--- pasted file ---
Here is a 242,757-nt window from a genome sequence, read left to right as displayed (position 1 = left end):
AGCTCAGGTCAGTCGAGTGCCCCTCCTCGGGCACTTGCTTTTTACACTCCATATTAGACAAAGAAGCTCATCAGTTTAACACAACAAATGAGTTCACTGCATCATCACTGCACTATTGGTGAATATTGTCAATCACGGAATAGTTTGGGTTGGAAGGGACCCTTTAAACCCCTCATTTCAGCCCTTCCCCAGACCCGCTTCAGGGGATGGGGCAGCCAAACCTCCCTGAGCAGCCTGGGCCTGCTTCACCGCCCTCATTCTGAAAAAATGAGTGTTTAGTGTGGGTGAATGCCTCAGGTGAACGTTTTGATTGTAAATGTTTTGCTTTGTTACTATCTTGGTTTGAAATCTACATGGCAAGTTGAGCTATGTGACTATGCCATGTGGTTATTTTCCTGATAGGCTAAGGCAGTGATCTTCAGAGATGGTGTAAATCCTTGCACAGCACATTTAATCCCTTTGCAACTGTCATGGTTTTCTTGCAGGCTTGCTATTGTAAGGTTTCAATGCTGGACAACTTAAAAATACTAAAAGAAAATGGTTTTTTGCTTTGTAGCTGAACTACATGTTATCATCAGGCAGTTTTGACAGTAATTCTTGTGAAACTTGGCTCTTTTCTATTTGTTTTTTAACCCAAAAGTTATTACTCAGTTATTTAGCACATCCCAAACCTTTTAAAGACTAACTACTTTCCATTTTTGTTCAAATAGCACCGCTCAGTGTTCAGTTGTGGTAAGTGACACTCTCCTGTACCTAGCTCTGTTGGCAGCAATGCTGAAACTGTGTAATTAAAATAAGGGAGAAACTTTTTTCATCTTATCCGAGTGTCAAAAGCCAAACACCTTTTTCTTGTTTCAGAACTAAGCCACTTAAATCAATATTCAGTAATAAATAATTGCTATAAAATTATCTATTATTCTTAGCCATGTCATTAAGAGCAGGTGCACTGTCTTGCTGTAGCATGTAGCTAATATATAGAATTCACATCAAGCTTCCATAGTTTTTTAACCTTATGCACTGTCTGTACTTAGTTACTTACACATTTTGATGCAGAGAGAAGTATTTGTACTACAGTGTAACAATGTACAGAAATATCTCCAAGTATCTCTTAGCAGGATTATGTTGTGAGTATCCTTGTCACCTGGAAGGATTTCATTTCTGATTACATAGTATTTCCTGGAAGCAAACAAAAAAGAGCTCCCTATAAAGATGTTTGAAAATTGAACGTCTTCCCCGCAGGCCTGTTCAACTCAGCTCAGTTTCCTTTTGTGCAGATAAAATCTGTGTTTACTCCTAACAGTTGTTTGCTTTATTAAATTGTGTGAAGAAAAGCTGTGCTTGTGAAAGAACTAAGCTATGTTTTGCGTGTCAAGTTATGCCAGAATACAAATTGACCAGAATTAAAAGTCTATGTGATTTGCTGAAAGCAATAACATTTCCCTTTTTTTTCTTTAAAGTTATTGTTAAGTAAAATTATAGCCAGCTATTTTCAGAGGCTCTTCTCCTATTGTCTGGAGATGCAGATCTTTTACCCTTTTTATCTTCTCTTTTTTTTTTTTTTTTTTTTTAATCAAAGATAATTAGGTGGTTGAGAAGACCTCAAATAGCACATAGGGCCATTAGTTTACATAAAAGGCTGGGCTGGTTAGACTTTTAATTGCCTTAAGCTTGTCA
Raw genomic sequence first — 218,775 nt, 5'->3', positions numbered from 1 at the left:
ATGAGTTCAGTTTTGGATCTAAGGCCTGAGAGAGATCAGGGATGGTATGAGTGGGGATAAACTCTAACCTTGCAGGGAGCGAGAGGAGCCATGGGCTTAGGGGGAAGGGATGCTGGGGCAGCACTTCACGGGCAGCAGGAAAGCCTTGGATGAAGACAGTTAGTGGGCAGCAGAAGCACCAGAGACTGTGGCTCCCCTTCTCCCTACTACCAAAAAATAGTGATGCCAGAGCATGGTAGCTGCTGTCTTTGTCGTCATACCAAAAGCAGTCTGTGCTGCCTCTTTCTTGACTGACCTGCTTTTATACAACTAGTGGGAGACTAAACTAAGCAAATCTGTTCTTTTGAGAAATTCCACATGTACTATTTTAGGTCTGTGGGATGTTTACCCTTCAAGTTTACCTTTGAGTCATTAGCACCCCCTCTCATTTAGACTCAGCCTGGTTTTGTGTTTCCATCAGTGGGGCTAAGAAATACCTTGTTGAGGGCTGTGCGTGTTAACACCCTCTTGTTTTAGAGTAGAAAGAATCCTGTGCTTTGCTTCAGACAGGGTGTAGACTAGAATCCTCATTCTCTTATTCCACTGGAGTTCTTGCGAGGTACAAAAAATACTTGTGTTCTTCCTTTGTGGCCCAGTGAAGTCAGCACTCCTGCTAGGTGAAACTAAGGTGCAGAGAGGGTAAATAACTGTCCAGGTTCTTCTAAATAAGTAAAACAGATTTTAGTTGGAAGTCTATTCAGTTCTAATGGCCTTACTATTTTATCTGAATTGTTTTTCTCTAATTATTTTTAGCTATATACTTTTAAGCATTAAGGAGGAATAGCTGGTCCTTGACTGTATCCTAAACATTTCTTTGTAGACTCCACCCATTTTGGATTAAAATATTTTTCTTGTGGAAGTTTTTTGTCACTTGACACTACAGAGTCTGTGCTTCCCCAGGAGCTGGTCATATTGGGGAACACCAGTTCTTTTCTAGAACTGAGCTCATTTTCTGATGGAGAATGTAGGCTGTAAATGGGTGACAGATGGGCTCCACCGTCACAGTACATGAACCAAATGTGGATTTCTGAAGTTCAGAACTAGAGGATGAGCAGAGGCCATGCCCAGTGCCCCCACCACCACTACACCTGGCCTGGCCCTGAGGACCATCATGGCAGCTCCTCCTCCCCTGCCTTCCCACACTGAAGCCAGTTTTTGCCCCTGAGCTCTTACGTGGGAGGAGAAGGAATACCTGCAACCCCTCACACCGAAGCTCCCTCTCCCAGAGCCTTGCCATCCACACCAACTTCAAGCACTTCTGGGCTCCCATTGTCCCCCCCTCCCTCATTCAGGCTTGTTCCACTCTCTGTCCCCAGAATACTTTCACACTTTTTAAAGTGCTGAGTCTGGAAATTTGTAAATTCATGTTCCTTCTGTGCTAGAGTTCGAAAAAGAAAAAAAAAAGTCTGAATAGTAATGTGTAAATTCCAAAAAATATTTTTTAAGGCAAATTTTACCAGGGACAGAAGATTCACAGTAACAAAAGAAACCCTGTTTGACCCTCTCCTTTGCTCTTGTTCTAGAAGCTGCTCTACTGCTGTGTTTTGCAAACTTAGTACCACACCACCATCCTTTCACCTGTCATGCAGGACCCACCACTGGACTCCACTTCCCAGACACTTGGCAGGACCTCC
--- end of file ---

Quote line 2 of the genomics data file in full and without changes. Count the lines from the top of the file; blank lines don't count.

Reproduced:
AGCTCAGGTCAGTCGAGTGCCCCTCCTCGGGCACTTGCTTTTTACACTCCATATTAGACAAAGAAGCTCATCAGTTTAACACAACAAATGAGTTCACTGCATCATCACTGCACTATTGGTGAATATTGTCAATCACGGAATAGTTTGGGTTGGAAGGGACCCTTTAAACCCCTCATTTCAGCCCTTCCCCAGACCCGCTTCAGGGGATGGGGCAGCCAAACCTCCCTGAGCAGCCTGGGCCTGCTTCACCGCCCTCATTCTGAAAAAATGAGTGTTTAGTGTGGGTGAATGCCTCAGGTGAACGTTTTGATTGTAAATGTTTTGCTTTGTTACTATCTTGGTTTGAAATCTACATGGCAAGTTGAGCTATGTGACTATGCCATGTGGTTATTTTCCTGATAGGCTAAGGCAGTGATCTTCAGAGATGGTGTAAATCCTTGCACAGCACATTTAATCCCTTTGCAACTGTCATGGTTTTCTTGCAGGCTTGCTATTGTAAGGTTTCAATGCTGGACAACTTAAAAATACTAAAAGAAAATGGTTTTTTGCTTTGTAGCTGAACTACATGTTATCATCAGGCAGTTTTGACAGTAATTCTTGTGAAACTTGGCTCTTTTCTATTTGTTTTTTAACCCAAAAGTTATTACTCAGTTATTTAGCACATCCCAAACCTTTTAAAGACTAACTACTTTCCATTTTTGTTCAAATAGCACCGCTCAGTGTTCAGTTGTGGTAAGTGACACTCTCCTGTACCTAGCTCTGTTGGCAGCAATGCTGAAACTGTGTAATTAAAATAAGGGAGAAACTTTTTTCATCTTATCCGAGTGTCAAAAGCCAAACACCTTTTTCTTGTTTCAGAACTAAGCCACTTAAATCAATATTCAGTAATAAATAATTGCTATAAAATTATCTATTATTCTTAGCCATGTCATTAAGAGCAGGTGCACTGTCTTGCTGTAGCATGTAGCTAATATATAGAATTCACATCAAGCTTCCATAGTTTTTTAACCTTATGCACTGTCTGTACTTAGTTACTTACACATTTTGATGCAGAGAGAAGTATTTGTACTACAGTGTAACAATGTACAGAAATATCTCCAAGTATCTCTTAGCAGGATTATGTTGTGAGTATCCTTGTCACCTGGAAGGATTTCATTTCTGATTACATAGTATTTCCTGGAAGCAAACAAAAAAGAGCTCCCTATAAAGATGTTTGAAAATTGAACGTCTTCCCCGCAGGCCTGTTCAACTCAGCTCAGTTTCCTTTTGTGCAGATAAAATCTGTGTTTACTCCTAACAGTTGTTTGCTTTATTAAATTGTGTGAAGAAAAGCTGTGCTTGTGAAAGAACTAAGCTATGTTTTGCGTGTCAAGTTATGCCAGAATACAAATTGACCAGAATTAAAAGTCTATGTGATTTGCTGAAAGCAATAACATTTCCCTTTTTTTTCTTTAAAGTTATTGTTAAGTAAAATTATAGCCAGCTATTTTCAGAGGCTCTTCTCCTATTGTCTGGAGATGCAGATCTTTTACCCTTTTTATCTTCTCTTTTTTTTTTTTTTTTTTTTTAATCAAAGATAATTAGGTGGTTGAGAAGACCTCAAATAGCACATAGGGCCATTAGTTTACATAAAAGGCTGGGCTGGTTAGACTTTTAATTGCCTTAAGCTTGTCA